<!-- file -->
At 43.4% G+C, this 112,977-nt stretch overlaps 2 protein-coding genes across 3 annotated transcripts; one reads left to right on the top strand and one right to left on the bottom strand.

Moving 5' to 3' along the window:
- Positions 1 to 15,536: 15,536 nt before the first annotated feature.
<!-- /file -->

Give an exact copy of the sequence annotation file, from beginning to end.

At 43.4% G+C, this 112,977-nt stretch overlaps 2 protein-coding genes across 3 annotated transcripts; one reads left to right on the top strand and one right to left on the bottom strand.

Moving 5' to 3' along the window:
- Positions 1 to 15,536: 15,536 nt before the first annotated feature.